Metal Fabrication Resources by Blackstone Advanced Technologies

The Special Requirements for Navy Shipboard Furniture

navy shipboard furnitureFor the military to use a piece of furniture, it has to meet special requirements. This is especially true in shipboard applications, which isn’t surprising when you think about it. After all, there are a lot of factors that distinguish at-sea military applications from land applications.

 

Keep reading for important intel on shipboard furniture design!

 

 

Rules of the Sea for Shipboard Furniture

So, what makes makes sheet metal design for marine applications different?

  • A ship will pitch and roll, sometimes violently.

  • Working and living quarters aboard a ship tend to be compact, with extra space at a premium.

  • Salt is a constant, and it’s highly corrosive.

  • Weight is an important consideration on any ship.

  • Sailors have more important things to do than maintain shoddy furniture.

To make it clearer how different the requirements for shipboard furniture are from most other furniture applications, here are some of the standards that have to be met:

 

1. Make it safe.

Naval furniture can only be made from approved material and has to meet specifications for combustibility and release of smoke and toxic fumes if it’s in a fire. Hopefully it never comes to that, but everyone on a Navy ship is prepared for that possibility. You should be, too.

 

You should also avoid leaving sharp corners and edges on your design. This will prevent damage and injury to occupants and objects during rough seas.

 

2. Keep the weight off.

On a ship, heavier furniture can affect stability and speed. Both are essential to an effective naval craft.

 

3. Give it some room.

In cramped shipboard spaces, it’s important to have compact furniture that makes the most of the room available. Multifunctional pieces often win out here.

 

4. Be low-maintenance.

High-maintenance furniture steals valuable time from sailors with a mission to fulfill. Every piece on board should be as easy as possible to care for.

 

Fortunately, metal is much more durable than wood. There’s no rotting and chipping to deal with. Not all metals are created equal, of course -- more on that in a second.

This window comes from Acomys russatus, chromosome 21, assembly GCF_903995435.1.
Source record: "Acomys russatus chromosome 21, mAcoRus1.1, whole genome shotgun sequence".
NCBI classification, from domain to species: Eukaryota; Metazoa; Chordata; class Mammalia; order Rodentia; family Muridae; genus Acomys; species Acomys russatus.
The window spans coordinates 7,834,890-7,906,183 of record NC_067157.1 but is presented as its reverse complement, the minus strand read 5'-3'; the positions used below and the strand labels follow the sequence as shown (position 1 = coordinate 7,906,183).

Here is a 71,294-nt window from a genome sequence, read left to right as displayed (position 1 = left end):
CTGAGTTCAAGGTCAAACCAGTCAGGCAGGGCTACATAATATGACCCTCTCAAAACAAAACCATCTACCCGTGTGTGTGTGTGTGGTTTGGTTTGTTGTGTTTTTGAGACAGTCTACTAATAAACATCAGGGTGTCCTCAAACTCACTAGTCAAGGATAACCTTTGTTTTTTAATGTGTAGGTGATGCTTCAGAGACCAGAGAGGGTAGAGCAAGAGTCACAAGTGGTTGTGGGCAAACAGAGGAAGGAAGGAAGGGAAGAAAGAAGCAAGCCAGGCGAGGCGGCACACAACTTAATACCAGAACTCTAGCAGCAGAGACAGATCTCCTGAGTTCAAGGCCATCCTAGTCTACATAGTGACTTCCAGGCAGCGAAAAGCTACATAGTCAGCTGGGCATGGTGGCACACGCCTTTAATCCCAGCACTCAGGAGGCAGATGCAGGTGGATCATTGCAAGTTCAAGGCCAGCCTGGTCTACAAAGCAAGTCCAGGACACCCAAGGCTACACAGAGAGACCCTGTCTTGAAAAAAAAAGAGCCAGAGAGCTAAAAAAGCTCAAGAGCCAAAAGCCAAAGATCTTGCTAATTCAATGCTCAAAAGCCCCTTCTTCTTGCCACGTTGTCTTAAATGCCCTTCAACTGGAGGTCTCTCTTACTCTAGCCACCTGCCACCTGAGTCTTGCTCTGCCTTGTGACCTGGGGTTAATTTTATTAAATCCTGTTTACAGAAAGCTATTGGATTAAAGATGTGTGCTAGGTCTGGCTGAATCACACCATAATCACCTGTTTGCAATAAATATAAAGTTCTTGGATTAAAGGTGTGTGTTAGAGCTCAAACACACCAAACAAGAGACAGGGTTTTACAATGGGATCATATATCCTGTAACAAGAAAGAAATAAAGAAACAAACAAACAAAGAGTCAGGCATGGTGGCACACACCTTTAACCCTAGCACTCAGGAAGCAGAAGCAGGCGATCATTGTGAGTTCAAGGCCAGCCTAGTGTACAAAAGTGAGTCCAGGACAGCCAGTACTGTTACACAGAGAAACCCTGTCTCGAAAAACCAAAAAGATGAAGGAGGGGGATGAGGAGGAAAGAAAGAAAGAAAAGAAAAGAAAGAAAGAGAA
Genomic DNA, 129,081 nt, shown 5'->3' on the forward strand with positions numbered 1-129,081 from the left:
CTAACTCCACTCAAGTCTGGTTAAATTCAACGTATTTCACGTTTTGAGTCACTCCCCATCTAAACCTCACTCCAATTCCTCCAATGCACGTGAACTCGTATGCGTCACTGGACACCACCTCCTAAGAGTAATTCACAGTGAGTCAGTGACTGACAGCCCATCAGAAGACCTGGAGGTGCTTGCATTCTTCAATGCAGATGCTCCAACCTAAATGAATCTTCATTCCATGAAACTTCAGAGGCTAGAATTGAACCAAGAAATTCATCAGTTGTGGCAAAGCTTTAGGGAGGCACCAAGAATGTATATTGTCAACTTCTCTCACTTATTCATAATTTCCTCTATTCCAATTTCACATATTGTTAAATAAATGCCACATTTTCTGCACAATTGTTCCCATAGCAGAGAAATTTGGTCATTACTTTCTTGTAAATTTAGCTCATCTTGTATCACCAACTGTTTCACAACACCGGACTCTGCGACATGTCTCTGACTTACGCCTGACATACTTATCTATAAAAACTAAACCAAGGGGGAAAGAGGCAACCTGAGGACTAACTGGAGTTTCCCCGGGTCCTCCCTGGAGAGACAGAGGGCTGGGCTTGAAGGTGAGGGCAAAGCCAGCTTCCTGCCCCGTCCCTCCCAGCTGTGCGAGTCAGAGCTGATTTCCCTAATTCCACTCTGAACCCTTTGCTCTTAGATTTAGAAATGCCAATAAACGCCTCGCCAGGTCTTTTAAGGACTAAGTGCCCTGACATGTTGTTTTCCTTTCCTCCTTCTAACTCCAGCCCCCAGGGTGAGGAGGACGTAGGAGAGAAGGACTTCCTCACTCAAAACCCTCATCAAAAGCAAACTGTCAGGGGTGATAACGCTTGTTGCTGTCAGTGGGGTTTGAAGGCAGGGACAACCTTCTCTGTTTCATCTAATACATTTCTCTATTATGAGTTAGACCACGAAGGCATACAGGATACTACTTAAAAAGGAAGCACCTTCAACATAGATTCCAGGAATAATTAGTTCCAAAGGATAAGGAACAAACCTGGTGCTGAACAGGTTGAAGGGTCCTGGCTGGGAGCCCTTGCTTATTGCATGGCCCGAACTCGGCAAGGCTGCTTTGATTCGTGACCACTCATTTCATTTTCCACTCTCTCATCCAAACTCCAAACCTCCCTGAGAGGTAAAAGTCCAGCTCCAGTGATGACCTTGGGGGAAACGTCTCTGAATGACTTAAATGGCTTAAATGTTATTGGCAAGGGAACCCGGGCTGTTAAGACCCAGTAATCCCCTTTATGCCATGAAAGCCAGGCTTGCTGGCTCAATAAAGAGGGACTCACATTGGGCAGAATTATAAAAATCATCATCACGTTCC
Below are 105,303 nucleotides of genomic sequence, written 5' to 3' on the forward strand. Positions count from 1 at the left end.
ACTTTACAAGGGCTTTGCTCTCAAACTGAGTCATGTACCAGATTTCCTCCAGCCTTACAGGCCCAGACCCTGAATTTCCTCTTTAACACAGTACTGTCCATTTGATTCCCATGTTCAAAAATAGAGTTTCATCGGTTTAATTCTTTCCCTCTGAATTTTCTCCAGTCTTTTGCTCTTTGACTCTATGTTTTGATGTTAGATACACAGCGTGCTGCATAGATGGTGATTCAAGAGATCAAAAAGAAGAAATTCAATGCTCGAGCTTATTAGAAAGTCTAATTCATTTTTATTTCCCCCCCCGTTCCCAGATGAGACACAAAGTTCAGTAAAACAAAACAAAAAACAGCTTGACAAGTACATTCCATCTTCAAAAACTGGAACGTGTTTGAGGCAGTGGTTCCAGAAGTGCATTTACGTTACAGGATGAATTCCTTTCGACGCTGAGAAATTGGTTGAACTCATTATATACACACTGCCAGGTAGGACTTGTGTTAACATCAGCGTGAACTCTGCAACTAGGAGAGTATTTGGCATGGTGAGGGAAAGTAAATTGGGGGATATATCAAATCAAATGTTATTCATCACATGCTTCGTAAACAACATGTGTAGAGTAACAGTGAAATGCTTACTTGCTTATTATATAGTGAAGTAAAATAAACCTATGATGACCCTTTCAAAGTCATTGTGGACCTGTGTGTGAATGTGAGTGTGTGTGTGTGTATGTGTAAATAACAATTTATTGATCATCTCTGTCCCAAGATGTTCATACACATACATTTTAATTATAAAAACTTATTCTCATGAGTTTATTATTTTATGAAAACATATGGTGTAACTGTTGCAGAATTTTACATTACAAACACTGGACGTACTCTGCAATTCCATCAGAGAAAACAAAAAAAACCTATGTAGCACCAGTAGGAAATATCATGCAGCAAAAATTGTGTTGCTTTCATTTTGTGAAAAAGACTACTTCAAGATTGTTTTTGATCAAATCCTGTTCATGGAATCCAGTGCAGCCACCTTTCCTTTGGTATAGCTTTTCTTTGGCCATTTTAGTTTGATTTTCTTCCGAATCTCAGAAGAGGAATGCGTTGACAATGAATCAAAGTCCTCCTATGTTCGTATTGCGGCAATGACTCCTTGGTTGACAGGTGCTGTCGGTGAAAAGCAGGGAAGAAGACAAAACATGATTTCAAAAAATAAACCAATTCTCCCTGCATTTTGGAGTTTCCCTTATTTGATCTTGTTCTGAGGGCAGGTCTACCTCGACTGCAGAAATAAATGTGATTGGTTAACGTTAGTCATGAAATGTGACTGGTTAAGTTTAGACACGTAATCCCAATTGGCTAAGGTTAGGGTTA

5. Stay strong.

Furniture on a naval vessel takes a beating. It has to be strong to withstand heavy use.

 

6. Choose the right material.

It takes the right stuff to make shipboard furniture. It has to meet the demands of stringent specifications. Speaking of which ...

 

The Best Material for the Mission

Unless the ship is involved in mine sweeping or some other activity where magnetism is an issue, metal is the material of choice in almost any furniture order. Here’s why metal furniture works:

 

1. Strength & Durability

With the right treatment, steel and other metals can be highly resistant to corrosion from exposure to salt and other chemicals. It’s also stronger and less susceptible to impact damage, such as punctures.

 

There is a grade of stainless steel -- 316 stainless steel -- literally referred to as “marine grade” because of its high resistance to saline environments. There may be cheaper options, depending on how strong and durable you need your sheet metal to be.

 

2. Easy Maintenance

Metal presents few barriers to cleaning. Its smooth, impermeable surface makes disinfection easy. This is especially true with stainless steel and its great, mirror-like finish.

 

It also has advantages in pest control. It won’t absorb pest-control chemicals, and preventive cleaning is fast and simple.

 

3. Affordability

This point seems counterintuitive. It’s possible to obtain furniture made from other materials for less. But the up-front cost is only half the equation. You have to look at the lifetime cost, too

 

Metal lasts longer than other materials because it’s stronger, more impact-resistant, and more corrosion-resistant. Over time, it’s a better bargain.

 

The Bottom Line: Great Design

Military furniture, including shipboard furniture, has to be well-designed to meet strict standards. These days, the most advanced metal fabricators are using a technique called design for manufacturing (DFM) to help meet that end.

 

The method helps fabricators avoid wasting 40% of their (and their customers’) time fixing production problems, instead meeting specifications at every stage of the manufacturing process.

 

Partnering with a metal fabricator that uses DFM and is up on the relevant ISO specifications is the best way to launch a successful shipboard furniture line.

Get My Free Talk